Written by: Beth Davies-Stofka
Paul is the other key figure in the Acts of the Apostles. His career is the concern of Acts 12-28. While not a companion of Jesus, Paul experienced a profound and disturbing vision of Jesus, and became a passionate missionary. Paul concentrated his ministry in the towns outside the Jewish province of Palestine, around the eastern Mediterranean and west to Rome. While Peter focused his evangelism among the Jews of Jerusalem, Paul's evangelical mission to the Roman provinces of the eastern Mediterranean and beyond extended his message to Gentiles as well as Jews.
In the years before the life of Jesus, there were many Greek-speaking, non-Jewish devotees of Judaism in the Roman Empire. Called "God-fearers," these individuals were not full converts and were therefore not required to be circumcised or to keep the other strict Jewish rituals. Many of the early Gentile converts of Paul were "God-fearers." By embracing the Christian gospel, they were often entering into largely Jewish communities.
As both Jews and God-fearers joined the ranks of the early Christians, these Christian communities faced their first major dispute. Christian Jews showed their commitment to the God of the Jewish scriptures, who is also the Christian God, by keeping the Jewish religious laws as they always had. God-fearers did not have the same dedication to the laws and religious rites of traditional Judaism. Did all converts to Christian faith have to keep all Jewish religious laws?
Although more than one issue was at stake, the real tension circled around the question of circumcision. Did adult males wishing to be baptized also have to undergo circumcision? The problem arose in Antioch in Syria, when representatives of the Jerusalem Church reportedly began telling new converts that they could not be saved unless they were circumcised. Essentially, they argued that becoming a Christian, a follower of Jesus, who was Jewish, meant practicing all the older Jewish customs as well.
Paul, who was preaching in Antioch at the time, disagreed. Senior Christian leaders tackled this problem by holding the first Church council, the Council of Jerusalem. Accounts of this meeting are found in chapter 15 of the Acts of the Apostles, and in the second chapter of Paul's letter to the Galatians. Paul and a companion, Barnabas, traveled from Antioch in Syria to Jerusalem to meet with the elders of the Jerusalem Church, including Peter and James, in order to reach agreement on the touchy question of Jewish law and non-Jewish converts.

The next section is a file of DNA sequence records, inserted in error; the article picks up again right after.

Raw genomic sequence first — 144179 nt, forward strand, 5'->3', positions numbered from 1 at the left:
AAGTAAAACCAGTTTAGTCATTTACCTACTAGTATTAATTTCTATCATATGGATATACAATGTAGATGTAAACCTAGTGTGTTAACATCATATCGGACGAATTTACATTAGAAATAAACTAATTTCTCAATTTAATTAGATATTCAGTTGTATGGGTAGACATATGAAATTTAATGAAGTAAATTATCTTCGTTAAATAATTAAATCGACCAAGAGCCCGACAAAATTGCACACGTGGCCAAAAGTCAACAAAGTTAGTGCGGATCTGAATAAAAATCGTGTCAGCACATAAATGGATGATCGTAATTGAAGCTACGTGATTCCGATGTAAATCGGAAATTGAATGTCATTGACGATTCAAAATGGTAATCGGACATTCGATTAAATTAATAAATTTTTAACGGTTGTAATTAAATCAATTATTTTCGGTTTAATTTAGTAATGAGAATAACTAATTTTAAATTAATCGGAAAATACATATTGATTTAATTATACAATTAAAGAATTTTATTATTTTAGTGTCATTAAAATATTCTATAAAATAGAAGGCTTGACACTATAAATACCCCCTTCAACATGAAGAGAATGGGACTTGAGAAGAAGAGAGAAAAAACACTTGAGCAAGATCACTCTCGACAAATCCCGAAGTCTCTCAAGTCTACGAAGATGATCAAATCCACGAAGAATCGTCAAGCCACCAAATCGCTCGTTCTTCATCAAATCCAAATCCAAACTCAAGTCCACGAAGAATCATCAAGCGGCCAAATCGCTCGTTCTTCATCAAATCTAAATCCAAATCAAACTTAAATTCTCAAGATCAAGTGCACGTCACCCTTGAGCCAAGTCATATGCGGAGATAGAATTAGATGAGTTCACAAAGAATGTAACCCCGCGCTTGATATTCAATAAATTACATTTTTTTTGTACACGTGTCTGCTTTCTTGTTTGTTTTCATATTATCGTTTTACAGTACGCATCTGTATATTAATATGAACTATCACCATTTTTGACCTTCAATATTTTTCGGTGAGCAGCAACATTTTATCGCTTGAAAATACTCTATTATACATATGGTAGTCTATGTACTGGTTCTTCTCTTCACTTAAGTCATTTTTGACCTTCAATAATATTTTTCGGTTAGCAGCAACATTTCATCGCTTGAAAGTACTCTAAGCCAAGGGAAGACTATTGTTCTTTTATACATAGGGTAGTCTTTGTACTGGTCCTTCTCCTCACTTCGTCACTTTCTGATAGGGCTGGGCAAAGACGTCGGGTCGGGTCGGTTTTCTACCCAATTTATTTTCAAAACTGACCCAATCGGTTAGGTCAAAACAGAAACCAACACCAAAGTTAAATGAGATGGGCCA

According to Acts and Galatians, Paul and his followers prevailed on the question of circumcision. In a decision issued by James, the Council affirmed that new converts were excused from following most of the requirements of Jewish law, including circumcision. However, all Christians were required to follow some of the Jewish dietary restrictions, as well as prohibitions against sexual immorality and idolatry.
The Council of Jerusalem, and James's decree, may represent the first episode in which the early Christians differentiated themselves from Judaism. While it would take time for Christianity and Judaism to completely divide, the die was cast. For many years, the relationship between Jews, Jewish Christians, and Gentile Christians was fluid and indeterminate.
Christians believe that Peter ultimately settled in Rome, and was crucified there, probably during the persecution of Christians by the Emperor Nero (c. 64). Christians also believe Paul was executed in Rome, by beheading, also during the persecution of Christians by the Emperor Nero. These traditions have contributed to the special prestige Rome has for many Christians, particularly Roman Catholics.
1. What event within Jesus' life made him central to the Christianity movement?
2. Why were Jesus' disciples important founders of Christianity?
3. Who was Peter? Who was Paul? What did they contribute?
4. How did Jewish tradition affect the development of early Christianity?
5. When did Christianity separate from Judaism? How?